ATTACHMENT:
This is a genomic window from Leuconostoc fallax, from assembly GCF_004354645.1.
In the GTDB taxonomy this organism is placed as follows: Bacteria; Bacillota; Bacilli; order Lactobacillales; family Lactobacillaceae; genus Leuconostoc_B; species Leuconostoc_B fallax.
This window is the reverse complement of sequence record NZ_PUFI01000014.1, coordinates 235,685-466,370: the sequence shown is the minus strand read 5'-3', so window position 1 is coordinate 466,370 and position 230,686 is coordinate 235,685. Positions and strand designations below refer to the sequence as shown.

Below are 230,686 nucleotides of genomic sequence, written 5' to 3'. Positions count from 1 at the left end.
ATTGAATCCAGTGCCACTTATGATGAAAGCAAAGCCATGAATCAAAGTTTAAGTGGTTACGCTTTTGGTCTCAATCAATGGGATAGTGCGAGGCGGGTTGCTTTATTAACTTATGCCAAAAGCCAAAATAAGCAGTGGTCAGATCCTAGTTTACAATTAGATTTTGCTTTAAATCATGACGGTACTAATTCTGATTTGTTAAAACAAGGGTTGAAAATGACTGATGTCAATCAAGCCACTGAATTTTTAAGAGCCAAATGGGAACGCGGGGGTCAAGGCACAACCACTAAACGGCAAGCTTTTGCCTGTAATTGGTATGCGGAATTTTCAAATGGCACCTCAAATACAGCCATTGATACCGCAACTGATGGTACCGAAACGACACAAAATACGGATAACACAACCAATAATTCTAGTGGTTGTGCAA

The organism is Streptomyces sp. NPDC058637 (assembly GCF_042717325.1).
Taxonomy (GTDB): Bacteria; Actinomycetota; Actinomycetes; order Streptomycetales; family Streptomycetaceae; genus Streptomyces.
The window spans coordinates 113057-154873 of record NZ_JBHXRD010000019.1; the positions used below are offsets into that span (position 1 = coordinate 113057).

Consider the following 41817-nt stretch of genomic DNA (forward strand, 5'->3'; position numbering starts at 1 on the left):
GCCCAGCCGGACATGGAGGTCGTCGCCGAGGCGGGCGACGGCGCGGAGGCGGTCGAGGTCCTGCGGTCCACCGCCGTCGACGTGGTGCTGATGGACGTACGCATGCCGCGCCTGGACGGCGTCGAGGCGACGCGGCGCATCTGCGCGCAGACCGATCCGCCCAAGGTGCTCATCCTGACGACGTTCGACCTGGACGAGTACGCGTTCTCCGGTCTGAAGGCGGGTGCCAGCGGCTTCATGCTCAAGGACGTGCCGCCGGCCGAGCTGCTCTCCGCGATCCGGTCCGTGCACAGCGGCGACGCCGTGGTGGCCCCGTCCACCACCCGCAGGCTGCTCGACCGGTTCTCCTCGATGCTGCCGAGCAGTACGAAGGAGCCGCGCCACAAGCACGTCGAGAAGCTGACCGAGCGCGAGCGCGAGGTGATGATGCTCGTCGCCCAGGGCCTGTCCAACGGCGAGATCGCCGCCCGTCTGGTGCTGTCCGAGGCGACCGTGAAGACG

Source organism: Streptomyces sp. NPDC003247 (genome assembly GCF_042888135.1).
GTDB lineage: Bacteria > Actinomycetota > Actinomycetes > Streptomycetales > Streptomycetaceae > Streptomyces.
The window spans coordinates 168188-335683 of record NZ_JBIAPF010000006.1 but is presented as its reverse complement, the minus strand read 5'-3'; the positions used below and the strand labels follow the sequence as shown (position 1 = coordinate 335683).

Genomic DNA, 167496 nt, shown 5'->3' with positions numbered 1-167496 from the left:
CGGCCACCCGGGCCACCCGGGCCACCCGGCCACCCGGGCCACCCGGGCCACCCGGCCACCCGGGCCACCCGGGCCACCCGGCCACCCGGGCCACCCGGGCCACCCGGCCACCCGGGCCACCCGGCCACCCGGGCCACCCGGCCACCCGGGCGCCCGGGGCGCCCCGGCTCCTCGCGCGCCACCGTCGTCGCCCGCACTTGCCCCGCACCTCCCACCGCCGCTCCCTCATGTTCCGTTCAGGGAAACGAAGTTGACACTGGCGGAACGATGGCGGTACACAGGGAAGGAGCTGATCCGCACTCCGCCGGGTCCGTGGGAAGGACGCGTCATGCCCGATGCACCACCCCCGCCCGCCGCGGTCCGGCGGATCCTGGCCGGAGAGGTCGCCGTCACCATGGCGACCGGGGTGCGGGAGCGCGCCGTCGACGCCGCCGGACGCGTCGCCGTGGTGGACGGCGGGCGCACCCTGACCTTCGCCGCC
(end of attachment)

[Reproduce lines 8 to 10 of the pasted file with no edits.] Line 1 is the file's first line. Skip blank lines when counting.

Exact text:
The window spans coordinates 113057-154873 of record NZ_JBHXRD010000019.1; the positions used below are offsets into that span (position 1 = coordinate 113057).

Consider the following 41817-nt stretch of genomic DNA (forward strand, 5'->3'; position numbering starts at 1 on the left):
GCCCAGCCGGACATGGAGGTCGTCGCCGAGGCGGGCGACGGCGCGGAGGCGGTCGAGGTCCTGCGGTCCACCGCCGTCGACGTGGTGCTGATGGACGTACGCATGCCGCGCCTGGACGGCGTCGAGGCGACGCGGCGCATCTGCGCGCAGACCGATCCGCCCAAGGTGCTCATCCTGACGACGTTCGACCTGGACGAGTACGCGTTCTCCGGTCTGAAGGCGGGTGCCAGCGGCTTCATGCTCAAGGACGTGCCGCCGGCCGAGCTGCTCTCCGCGATCCGGTCCGTGCACAGCGGCGACGCCGTGGTGGCCCCGTCCACCACCCGCAGGCTGCTCGACCGGTTCTCCTCGATGCTGCCGAGCAGTACGAAGGAGCCGCGCCACAAGCACGTCGAGAAGCTGACCGAGCGCGAGCGCGAGGTGATGATGCTCGTCGCCCAGGGCCTGTCCAACGGCGAGATCGCCGCCCGTCTGGTGCTGTCCGAGGCGACCGTGAAGACG